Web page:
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  • REVERSEBLOG: the reverse shot blog
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    EAT THIS FILM #3: Marco Canora

    Inspired by Ermanno Olmi's neorealist classic The Tree of Wooden Clogs, which showed at last month's Eat This Film! series at 92Y Tribeca, acclaimed New York chef Marco Canora (Hearth, Terroir) reminisces about his own culinary upbringing and preps a delicious cucina povera salad.

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  • Indiewire
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    TIFF '10 | Ozon Takes on Comedy with Deneuve & Depardieu in "Potiche"

    "As a movie goer, I have to say that I love comedies. I love seeing the energy of the actors and I just love comedy because life is not funny enough," French actress - and icon - Catherine Deneuve said with a beaming smile Monday afternoon in Toronto. She is starring in director Francois Ozon's late...

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  • Spout
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    Killer Shrimp? Just Another Excuse to Watch the "Day-O" Scene From "Beetlejuice" Again

    I avoided including a video of the dinner party scene from "Beetlejuice" in last week's post about the death of actor Glenn Shadix because I thought it was a bit cliche. Good thing, because now I have an even better excuse to feature the clip. News from the UK about "killer shrimp" has caught the attention of the interweb, despite there being even less to fear from these predatory sea creatures than the killer bees everyone was worried about twenty years ago. Still, it made for a fun Best Week Ever post yesterday calling for "Killer Shrimp: The Movie" (starring Snooki). And now I can continue to spotlight Shadix while reminding everyone that ...

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  • Eric Kohn
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  • Todd McCarthy's Deep Focus
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    Review | "Hereafter"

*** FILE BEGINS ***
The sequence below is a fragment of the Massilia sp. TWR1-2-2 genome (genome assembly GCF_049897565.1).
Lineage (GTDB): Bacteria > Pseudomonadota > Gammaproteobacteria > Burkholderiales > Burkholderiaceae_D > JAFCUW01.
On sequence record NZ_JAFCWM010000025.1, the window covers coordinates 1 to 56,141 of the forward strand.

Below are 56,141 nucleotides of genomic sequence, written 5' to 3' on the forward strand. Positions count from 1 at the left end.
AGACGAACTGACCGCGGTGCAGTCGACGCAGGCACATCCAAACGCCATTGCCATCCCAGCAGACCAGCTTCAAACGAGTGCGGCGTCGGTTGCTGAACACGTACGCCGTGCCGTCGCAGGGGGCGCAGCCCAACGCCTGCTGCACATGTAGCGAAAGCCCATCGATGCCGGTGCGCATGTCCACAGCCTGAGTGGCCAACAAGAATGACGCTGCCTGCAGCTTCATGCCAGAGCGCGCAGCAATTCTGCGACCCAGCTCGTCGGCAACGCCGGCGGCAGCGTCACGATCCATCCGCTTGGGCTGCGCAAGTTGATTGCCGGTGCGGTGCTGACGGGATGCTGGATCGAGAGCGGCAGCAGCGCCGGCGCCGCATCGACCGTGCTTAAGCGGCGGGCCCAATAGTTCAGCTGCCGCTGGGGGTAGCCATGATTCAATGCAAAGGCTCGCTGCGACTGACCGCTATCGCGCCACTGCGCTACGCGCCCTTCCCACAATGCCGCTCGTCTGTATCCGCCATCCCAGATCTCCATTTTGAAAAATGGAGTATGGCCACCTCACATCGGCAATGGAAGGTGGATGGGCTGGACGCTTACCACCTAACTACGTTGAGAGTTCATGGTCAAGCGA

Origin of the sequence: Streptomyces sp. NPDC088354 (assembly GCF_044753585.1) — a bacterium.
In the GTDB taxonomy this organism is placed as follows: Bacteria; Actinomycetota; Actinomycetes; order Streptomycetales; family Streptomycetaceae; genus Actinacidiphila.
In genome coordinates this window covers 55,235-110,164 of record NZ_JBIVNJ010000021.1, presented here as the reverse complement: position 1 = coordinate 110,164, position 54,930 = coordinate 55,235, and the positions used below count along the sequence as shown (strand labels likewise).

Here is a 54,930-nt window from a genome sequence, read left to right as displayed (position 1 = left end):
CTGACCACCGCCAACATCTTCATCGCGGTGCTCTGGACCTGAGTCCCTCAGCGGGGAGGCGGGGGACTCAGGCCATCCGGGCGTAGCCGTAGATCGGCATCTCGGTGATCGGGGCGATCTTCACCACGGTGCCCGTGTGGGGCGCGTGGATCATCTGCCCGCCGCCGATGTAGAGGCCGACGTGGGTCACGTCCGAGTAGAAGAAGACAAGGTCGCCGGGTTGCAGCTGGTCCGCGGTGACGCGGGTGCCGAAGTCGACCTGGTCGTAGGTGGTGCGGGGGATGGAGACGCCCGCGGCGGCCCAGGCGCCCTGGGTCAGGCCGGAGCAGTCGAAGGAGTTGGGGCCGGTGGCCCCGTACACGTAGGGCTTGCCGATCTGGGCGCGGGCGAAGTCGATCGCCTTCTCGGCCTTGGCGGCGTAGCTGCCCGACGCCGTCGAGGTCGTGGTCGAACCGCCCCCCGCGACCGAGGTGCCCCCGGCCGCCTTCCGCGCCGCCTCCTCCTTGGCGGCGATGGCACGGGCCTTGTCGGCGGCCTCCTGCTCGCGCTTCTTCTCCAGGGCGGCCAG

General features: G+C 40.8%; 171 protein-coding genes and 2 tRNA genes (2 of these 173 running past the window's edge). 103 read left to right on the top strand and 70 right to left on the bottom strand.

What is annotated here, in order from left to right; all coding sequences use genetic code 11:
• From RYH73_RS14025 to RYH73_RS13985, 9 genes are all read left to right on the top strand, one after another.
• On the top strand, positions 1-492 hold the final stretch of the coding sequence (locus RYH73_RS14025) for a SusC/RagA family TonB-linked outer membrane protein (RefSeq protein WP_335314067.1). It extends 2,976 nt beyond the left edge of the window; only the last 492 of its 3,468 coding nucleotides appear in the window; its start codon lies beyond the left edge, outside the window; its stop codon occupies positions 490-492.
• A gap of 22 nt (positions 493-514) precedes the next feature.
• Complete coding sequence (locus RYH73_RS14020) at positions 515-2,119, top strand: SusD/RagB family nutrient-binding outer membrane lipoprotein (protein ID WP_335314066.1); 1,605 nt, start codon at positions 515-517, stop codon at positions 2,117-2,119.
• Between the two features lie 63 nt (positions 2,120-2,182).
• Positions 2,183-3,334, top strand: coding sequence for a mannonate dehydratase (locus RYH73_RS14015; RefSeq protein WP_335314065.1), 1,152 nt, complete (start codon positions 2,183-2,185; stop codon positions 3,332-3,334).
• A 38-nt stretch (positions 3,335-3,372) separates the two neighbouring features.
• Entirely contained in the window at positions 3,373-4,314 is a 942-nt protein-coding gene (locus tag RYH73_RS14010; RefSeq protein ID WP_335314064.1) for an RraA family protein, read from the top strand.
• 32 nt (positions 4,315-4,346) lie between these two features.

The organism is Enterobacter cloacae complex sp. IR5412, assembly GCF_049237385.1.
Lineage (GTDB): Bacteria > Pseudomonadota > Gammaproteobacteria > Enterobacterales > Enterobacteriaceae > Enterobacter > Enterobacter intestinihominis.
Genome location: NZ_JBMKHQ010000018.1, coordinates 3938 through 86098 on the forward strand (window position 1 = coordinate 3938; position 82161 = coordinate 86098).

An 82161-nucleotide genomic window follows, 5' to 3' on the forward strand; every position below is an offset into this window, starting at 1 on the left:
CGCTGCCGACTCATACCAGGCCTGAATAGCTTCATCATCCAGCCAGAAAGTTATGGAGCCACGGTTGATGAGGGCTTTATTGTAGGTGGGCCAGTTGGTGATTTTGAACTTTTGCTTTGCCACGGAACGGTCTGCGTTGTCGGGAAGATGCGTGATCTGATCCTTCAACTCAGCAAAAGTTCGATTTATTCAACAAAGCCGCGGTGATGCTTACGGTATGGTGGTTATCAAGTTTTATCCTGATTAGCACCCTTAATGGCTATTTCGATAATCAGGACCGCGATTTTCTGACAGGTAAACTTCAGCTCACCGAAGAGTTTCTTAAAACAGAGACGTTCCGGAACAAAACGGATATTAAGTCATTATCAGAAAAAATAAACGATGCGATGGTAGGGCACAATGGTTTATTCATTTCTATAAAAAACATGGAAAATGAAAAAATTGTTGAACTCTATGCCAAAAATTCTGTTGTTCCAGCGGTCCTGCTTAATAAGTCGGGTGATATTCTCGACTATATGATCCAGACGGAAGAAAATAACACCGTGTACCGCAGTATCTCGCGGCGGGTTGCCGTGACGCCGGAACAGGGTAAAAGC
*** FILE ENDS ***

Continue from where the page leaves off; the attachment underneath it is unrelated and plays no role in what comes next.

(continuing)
There have been a helluva lot of deaths in the 31 feature films Clint Eastwood has directed, but I can't remember too many of the doomed characters in them giving much thought to the afterlife. How, then, to account for the flirtation with the idea that there's something out there bigger than all of us in “Hereafter,” a quiet, contemplative and absorbing inquiry into how jarring incidents can make you look at life from an entirely different perspective than you've done all along.? Is it that Eastwood, at 80, is ruminating about mortality in a way he never did before? Does it have anything to do with his beloved mother's death, at 96, four yea...

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  • Indiewire
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    IFC Midnight and Fantastic Fest Broker Simultaneous VOD/Fest Deal

    IFC new genre label IFC Midnight announced a partnership with Austin's genre festival Fantastic Fest. Under the pact, four IFC Midnight titles will screen at Fantastic Fest later this month (September 23-30) and be available on VOD cable platforms across the nation simultaneously. The new films in...

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  • The Lost Boys
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    A Boyhood Dream Realized: Winona Ryder In The Flesh

    This morning in the Hyatt Regency, I saw Winona Ryder in the flesh for the very first time. I wish I could say we met at some sort of party and hit it off and decided to blow off the party and drink wine at her hotel room while discussing love, life and the pursuit of happiness. But sadly, I had to ...

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  • Indiewire
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    Small Screen | "CASINO JACK," "Juliet," Herzog, POV & More Lead At-Home Lineup

    This week, "CASINO JACK," "Letters to Juliet," "Princess Kaiulani," and Herzog's other film from the past year come home. Also included in this week's column is a list of last week's releases, which got lost in the mix. Chief among them were Bradley Rust Gray's Oscilloscope release "The Exploding ...

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  • The Lost Boys
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    Bad Buzz Be Damned: "Rabbit Hole" Is Very Strong

    I wasn't really sure what to think heading into tonight's premiere of John Cameron Mitchell's "Rabbit Hole." Buzz had been mixed at best, and this was unchartered territory for a filmmaker I very much admire but had no idea what he'd be capable of in these new realms. Based on someone else's material and with no queer content to speak of, this was clearly not going to be the John Cameron Mitchell I'd known and loved with "Hedwig and the Angry Inch" and "Shortbus." So I was a bit nervous. But thankfully, it turns out I love this John Cameron Mitchell too. He turns David Lindsay-Abaire's award-winning play about a couple coping with the death...

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  • Leonard Maltin
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    From Chaplin To Ford To Kubrick…

    If someone had bet me that we’d have a chance to see formerly-unknown movies by Charlie Chaplin and John Ford during the course of one year, I’d have lost the wager but I wouldn’t have resented the loss because it’s been such an exciting turn of events. The Chaplin appearance discovered by Paul Gier...

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